What steps need to be taken for someone to open an estate in probate?

Asked almost 5 years ago - Kansas City, MO

In the state of Missouri, what documents, and what steps need to be taken to open an estate in probate? Is a lawyer needed to open an estate in probate? Is the person that opens the estate in probate automatically appointed as the administrator or personal respresentative of the estate or can a neutral third party be appointed by the probate court? Can all siblings of the deceased require DNA testing to ensure the estate is being distributed to true heirs?

Additional information

OK, I guess the DNA testing question was too much for anyone to touch this question, so forget that one and please answer any or all of the other questions. I am getting so much conflicting information. One lawyer tells me that whoever opens the estate in probate is automatically the ersonal representative of the estate, another tells me that a probate judge will be needed to appoint a nuetral party as representative, another tells me that a home could be held in the estate and someone can live in it with the estate paying for the expenses. Can someone please help?

Attorney answers (1)

  1. David Preston Crandall

    Pro

    Contributor Level 9

    Answered . Opening a probate estate is done by filing opening documents with the court. The exact type of documents that need to be filed depend on the value of the estate, who the petitioner is, and whether there is a will.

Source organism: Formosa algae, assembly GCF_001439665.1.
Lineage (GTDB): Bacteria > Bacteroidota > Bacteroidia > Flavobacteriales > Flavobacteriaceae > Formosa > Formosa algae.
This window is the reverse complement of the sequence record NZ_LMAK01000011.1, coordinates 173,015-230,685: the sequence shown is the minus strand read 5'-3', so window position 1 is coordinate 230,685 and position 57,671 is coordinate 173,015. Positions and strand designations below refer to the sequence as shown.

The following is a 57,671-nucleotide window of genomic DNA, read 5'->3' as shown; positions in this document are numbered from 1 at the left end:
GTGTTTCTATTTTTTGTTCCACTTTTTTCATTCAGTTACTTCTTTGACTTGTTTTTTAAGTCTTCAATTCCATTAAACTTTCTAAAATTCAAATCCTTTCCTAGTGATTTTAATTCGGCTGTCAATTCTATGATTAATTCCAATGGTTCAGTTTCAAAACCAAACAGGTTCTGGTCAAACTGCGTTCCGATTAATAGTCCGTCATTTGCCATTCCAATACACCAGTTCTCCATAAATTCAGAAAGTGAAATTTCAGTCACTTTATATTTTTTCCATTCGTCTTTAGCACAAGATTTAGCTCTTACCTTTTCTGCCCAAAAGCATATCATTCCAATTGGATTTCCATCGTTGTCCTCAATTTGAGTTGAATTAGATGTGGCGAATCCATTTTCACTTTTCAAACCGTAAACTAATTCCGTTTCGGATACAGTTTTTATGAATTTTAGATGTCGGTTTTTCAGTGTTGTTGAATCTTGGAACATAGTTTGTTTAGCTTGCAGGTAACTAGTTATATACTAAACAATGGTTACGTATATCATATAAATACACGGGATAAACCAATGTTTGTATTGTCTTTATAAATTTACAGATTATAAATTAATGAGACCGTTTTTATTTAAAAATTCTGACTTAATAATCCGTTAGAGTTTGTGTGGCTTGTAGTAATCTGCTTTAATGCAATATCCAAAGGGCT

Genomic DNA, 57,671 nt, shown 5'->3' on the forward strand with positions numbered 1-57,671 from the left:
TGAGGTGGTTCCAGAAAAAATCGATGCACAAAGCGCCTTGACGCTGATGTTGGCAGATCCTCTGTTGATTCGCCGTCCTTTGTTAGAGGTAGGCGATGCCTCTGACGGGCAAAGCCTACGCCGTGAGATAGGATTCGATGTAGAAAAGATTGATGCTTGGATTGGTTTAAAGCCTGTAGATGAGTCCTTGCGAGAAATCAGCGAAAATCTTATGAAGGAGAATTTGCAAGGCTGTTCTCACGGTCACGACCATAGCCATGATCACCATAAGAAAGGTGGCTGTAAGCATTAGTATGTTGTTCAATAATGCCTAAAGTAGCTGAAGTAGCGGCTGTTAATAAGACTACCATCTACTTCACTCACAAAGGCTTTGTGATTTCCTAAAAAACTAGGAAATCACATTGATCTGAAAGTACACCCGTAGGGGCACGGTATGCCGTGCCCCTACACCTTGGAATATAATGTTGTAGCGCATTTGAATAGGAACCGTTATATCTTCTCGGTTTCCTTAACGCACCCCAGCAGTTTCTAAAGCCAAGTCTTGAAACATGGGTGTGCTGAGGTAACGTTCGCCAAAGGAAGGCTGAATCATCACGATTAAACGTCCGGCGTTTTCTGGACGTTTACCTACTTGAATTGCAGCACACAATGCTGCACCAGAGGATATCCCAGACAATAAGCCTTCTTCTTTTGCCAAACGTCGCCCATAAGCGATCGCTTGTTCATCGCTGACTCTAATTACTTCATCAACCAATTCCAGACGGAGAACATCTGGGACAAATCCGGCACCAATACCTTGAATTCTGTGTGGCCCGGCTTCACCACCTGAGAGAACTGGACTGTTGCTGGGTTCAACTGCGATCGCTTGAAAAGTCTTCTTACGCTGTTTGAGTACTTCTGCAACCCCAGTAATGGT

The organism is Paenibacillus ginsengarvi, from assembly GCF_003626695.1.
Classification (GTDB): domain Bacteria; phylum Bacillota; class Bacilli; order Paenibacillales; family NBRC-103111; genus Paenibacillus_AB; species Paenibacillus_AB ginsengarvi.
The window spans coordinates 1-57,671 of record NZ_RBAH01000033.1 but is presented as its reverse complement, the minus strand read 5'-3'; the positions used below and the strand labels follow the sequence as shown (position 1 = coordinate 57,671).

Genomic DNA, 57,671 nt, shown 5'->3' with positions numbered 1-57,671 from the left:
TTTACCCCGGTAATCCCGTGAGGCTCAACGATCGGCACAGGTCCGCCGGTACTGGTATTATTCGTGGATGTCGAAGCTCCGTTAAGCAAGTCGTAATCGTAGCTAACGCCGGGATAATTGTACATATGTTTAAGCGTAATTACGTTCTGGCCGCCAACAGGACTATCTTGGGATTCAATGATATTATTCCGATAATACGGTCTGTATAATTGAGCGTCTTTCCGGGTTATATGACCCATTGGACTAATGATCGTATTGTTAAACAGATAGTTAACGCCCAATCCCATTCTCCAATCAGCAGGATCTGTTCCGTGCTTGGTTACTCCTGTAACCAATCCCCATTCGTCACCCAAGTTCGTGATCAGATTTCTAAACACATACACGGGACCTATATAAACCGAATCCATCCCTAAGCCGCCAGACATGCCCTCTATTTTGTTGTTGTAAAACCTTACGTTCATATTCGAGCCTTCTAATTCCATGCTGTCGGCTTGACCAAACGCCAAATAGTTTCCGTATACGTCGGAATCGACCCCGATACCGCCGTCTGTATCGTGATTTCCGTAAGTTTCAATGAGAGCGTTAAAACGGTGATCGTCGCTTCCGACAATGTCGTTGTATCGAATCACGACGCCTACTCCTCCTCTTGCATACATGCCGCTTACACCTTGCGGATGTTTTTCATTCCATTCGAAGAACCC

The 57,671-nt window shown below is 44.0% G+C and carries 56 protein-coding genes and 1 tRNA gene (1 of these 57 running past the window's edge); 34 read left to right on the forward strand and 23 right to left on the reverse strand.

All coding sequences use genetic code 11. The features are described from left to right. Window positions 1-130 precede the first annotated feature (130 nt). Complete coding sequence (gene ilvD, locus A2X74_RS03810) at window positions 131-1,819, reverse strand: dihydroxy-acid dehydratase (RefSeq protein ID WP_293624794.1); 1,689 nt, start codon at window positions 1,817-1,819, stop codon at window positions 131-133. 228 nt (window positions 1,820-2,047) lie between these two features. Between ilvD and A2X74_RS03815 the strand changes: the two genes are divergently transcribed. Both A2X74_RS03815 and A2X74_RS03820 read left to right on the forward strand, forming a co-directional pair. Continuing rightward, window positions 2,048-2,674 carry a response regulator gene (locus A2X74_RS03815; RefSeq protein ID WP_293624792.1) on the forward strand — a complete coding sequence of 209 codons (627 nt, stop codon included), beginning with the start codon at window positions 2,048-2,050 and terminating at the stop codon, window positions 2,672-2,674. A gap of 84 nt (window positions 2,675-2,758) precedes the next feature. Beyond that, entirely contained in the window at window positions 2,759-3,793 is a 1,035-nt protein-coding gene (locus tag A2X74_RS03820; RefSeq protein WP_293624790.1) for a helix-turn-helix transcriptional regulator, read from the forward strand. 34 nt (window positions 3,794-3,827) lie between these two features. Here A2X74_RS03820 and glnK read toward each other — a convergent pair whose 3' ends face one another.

Yes, a lawyer is needed to open a probate estate.

    No, the person who opens the estate (signs the petition to probate) is not automatically appointed as the administrator. The court will appoint the person who is most appropriate depending on (1) what the will, if any says and (2) what family or other interested persons might be willing and able to serve. If you have an interest in the estate, you can request to be appointed as the personal representative, but that does not mean you will automatically be appointed.

    If there is some question about whether potential heirs are really entitled to a share of the estate, you can contest their eligibility. They would then need to demonstrate to the court's satisfaction that they are eligible as heirs (or children), which might include DNA testing.

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